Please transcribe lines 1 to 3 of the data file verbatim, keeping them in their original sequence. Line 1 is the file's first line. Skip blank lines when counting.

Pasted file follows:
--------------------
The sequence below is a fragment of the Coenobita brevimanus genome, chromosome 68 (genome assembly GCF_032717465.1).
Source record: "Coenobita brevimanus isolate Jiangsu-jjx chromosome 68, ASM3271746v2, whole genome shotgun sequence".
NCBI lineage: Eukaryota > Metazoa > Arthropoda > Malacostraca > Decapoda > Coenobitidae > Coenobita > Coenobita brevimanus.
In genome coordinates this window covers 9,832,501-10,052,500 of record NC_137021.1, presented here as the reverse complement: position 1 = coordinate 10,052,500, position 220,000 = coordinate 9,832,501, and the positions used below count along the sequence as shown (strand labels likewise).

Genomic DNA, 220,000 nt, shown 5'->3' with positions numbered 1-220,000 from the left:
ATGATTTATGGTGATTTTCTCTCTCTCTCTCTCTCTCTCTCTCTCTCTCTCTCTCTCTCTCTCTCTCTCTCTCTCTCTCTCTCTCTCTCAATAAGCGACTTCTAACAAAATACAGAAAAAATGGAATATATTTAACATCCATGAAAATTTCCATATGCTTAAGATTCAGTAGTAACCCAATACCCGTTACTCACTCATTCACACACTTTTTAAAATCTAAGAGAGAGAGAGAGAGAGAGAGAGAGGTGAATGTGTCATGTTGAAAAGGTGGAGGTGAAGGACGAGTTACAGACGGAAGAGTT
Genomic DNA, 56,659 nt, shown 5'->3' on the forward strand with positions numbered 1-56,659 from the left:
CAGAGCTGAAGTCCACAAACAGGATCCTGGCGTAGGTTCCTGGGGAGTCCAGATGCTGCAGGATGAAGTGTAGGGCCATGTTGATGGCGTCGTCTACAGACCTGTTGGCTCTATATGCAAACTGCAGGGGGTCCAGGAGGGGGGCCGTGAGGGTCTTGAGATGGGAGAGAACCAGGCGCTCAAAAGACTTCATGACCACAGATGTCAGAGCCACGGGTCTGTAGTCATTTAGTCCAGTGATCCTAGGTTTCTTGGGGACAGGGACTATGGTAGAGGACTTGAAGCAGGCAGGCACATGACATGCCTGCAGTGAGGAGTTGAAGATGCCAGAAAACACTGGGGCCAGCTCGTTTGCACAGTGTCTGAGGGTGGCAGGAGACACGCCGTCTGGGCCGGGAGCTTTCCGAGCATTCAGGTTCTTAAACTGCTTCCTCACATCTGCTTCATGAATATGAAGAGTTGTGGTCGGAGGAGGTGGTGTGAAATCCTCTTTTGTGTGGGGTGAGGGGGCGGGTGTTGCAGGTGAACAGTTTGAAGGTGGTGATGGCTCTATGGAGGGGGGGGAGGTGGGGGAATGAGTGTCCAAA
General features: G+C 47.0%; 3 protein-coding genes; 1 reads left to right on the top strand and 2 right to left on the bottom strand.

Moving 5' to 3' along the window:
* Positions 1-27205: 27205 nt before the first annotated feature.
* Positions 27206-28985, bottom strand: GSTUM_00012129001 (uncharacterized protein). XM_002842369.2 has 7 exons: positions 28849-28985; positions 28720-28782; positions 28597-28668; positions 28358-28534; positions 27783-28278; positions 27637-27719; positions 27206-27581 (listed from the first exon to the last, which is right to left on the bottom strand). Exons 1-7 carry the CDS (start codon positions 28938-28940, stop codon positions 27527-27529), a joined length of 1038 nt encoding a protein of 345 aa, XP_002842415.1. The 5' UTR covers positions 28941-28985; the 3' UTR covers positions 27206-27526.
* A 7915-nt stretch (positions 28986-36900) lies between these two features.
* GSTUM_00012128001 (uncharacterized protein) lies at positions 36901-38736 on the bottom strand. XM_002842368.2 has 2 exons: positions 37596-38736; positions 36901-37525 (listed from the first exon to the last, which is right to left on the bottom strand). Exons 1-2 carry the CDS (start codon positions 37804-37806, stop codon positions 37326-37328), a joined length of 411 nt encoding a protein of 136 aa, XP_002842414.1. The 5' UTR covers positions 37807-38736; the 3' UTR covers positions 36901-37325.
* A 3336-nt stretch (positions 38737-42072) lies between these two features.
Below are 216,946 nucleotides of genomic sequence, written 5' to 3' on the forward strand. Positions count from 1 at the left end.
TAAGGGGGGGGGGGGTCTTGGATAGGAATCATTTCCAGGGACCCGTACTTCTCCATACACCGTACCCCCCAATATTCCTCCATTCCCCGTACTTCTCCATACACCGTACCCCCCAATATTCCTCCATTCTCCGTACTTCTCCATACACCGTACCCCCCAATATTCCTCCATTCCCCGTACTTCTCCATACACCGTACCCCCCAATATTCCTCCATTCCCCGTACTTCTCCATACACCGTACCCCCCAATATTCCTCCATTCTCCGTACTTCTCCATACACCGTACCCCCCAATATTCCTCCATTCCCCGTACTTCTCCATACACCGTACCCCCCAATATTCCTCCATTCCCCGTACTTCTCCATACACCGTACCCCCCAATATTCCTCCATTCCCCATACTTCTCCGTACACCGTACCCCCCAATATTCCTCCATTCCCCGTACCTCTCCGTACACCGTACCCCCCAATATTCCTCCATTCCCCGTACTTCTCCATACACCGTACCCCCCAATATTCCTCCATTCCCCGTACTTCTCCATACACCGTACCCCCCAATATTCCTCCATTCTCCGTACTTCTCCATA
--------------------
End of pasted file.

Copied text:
The sequence below is a fragment of the Coenobita brevimanus genome, chromosome 68 (genome assembly GCF_032717465.1).
Source record: "Coenobita brevimanus isolate Jiangsu-jjx chromosome 68, ASM3271746v2, whole genome shotgun sequence".
NCBI lineage: Eukaryota > Metazoa > Arthropoda > Malacostraca > Decapoda > Coenobitidae > Coenobita > Coenobita brevimanus.